Diamonds are an effective electrical insulator, but that may not always be the case, according to a new study by the Massachusetts Institute of Technology and Singapore’s Nanyang Technological University (NTU). The team calculated that deforming the diamond nano-needle would change its conductivity from an insulator to a semiconductor, then to a highly conductive metal — and then change it back at will.
The strain of a material seems to be something that all walks of life usually want to avoid, but in some cases it can make the material better. For example, strained silicon makes it easier for electrons to pass through it, increasing the switching speed of transistors by 35%, but the key to all this is to apply enough strain to affect the arrangement of atoms in the crystal lattice, but not so much that the lattice itself is destroyed.
The degree to which electrons move in a material is measured by the “bandgap” of the material, the greater the band gap, the harder it is for electrons to pass through. At 5.6 electronic Ford (eV), diamonds usually have extra wide band gaps, making them an insulator. But in the new study, researchers have found a way to make diamond strain to change its band gaps.
Using computer simulations of quantum mechanics and mechanical deformation, the team found that diamond nano needles could be bent with diamond probes to varying degrees of strain. The greater the strain applied, the narrower the band gap until it disappears completely the moment before the needle breaks. At this point, the diamond is “metalized” and transformed into an excellent conductor.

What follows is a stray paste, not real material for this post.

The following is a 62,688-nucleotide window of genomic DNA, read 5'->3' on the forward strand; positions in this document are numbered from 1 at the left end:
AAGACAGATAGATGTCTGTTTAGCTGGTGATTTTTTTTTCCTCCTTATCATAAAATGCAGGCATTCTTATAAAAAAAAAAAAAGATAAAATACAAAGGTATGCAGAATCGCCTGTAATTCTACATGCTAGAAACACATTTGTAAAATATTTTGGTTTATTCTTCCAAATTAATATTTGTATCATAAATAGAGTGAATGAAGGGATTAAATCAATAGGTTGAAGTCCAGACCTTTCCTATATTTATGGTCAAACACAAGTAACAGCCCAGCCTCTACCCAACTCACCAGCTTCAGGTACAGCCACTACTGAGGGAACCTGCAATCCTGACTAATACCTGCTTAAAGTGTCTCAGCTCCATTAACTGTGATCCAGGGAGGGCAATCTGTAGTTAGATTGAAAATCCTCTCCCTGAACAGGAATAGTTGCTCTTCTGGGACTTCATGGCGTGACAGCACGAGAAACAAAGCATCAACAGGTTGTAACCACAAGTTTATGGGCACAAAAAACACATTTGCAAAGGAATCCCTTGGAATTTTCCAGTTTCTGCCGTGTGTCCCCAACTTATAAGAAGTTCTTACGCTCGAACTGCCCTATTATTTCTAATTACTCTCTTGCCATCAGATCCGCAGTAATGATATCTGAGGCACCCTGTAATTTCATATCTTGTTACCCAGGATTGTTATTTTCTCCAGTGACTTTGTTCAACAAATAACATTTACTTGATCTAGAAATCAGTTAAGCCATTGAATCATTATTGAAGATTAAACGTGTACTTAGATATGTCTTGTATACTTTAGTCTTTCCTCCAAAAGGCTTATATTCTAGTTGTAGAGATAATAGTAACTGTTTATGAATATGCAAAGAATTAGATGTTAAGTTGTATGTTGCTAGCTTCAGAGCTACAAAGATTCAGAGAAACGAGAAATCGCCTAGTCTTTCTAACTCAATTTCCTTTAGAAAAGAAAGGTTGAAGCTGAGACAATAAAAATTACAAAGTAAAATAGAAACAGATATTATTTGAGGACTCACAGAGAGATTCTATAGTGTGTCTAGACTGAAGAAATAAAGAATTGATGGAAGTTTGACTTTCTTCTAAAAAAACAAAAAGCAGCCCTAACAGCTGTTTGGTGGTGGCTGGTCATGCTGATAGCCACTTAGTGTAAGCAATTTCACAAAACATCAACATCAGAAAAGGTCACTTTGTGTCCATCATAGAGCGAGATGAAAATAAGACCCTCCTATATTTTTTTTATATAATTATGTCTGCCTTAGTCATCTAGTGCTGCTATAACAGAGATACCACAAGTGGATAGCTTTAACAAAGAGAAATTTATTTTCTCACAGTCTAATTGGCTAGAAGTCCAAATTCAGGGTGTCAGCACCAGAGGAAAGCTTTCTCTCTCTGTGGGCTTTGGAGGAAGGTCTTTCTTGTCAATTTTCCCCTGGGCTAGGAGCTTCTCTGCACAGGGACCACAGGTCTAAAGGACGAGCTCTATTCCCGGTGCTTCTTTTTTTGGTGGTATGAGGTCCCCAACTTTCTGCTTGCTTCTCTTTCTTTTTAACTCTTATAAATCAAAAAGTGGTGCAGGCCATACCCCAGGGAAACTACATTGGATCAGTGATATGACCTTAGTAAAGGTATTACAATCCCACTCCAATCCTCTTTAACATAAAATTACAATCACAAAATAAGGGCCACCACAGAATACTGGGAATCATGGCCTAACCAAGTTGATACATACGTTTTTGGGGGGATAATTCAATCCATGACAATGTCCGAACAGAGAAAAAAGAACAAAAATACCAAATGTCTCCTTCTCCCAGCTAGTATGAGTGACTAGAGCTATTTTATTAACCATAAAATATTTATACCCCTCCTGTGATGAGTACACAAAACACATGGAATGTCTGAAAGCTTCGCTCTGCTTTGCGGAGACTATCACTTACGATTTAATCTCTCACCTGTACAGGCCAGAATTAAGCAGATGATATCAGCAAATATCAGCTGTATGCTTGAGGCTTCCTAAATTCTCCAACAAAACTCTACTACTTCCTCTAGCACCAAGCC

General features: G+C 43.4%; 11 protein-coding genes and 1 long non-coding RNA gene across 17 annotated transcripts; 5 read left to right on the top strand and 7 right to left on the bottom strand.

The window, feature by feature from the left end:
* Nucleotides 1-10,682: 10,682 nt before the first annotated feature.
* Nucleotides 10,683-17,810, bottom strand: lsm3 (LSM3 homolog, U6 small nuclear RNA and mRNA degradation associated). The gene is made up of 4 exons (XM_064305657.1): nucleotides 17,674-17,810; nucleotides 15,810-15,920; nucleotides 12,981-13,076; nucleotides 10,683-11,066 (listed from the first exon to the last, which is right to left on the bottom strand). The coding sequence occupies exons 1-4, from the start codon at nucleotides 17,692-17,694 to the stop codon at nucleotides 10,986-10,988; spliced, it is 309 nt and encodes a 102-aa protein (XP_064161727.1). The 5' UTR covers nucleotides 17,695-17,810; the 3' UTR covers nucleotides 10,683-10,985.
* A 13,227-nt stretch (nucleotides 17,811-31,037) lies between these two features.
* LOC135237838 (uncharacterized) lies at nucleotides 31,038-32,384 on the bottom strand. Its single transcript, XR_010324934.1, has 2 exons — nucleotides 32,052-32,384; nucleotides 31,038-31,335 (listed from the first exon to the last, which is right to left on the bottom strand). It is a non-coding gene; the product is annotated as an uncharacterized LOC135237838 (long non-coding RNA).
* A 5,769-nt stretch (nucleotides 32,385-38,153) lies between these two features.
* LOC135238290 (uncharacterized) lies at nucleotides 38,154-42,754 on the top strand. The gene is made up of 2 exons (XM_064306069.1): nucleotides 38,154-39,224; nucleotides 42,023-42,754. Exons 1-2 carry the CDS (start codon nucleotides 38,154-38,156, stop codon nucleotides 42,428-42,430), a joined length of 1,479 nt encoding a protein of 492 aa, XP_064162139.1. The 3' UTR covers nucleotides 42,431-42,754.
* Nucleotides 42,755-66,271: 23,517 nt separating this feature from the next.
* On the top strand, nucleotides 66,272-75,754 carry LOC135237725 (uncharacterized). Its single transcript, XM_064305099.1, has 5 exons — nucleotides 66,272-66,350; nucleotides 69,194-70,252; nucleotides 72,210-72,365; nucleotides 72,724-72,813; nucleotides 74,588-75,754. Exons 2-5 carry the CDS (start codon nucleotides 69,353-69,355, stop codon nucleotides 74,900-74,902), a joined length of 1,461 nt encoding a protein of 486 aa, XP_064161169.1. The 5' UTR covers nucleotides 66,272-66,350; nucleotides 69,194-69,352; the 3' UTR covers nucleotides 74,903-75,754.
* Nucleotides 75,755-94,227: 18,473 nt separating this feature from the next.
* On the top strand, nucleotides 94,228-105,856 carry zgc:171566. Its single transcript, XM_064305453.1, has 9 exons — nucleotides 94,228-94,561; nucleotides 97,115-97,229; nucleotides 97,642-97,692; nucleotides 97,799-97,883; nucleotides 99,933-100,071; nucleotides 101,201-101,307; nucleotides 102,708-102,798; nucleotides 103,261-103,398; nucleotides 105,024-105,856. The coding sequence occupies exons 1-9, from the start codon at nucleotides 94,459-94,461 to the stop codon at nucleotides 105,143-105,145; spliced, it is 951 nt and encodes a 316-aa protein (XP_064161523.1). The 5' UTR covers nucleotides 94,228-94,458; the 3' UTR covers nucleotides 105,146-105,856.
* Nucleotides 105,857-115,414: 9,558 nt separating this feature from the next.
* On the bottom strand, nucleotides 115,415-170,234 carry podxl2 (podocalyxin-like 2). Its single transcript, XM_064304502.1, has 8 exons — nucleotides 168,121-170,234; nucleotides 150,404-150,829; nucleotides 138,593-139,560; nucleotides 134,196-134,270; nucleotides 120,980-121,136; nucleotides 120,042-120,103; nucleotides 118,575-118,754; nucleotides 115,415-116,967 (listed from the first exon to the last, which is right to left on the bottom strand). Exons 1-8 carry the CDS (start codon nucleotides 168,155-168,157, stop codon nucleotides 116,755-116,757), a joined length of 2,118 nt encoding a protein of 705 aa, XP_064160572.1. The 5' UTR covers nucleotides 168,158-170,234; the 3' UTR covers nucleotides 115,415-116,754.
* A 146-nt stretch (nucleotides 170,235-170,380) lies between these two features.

Top left: Image of an electron microscope in which the nanochip is bent Right: An image of the nano-needle bent under an electron microscope.
“We found that band gaps could be reduced from 5.6 electron volts to 0, ” said Ju Li, the study’s counterpart. “If you can change from 5.6 electron volts to 0 electron volts in a row, you can cover all band gaps. Strain engineering allows diamonds to have silicon band gaps, which are the most widely used semiconductors, or band gaps for nitride, which in turn are commonly used on LEDs. It can even be used as an infrared detector, or to detect light from infrared to the entire range of ultraviolet parts of the spectrum. “
The team says the new technology could lead to a range of interesting applications. Solar cells, for example, can capture a wider range of light frequencies on a single device — a task that currently requires stacking of different materials. The technology could also make new quantum detectors and sensors.
Despite the appeal of the study, it is still in the early stages of concept validation, so it is too early to design any practical equipment.
The study was published in the Proceedings of the National Academy of Sciences.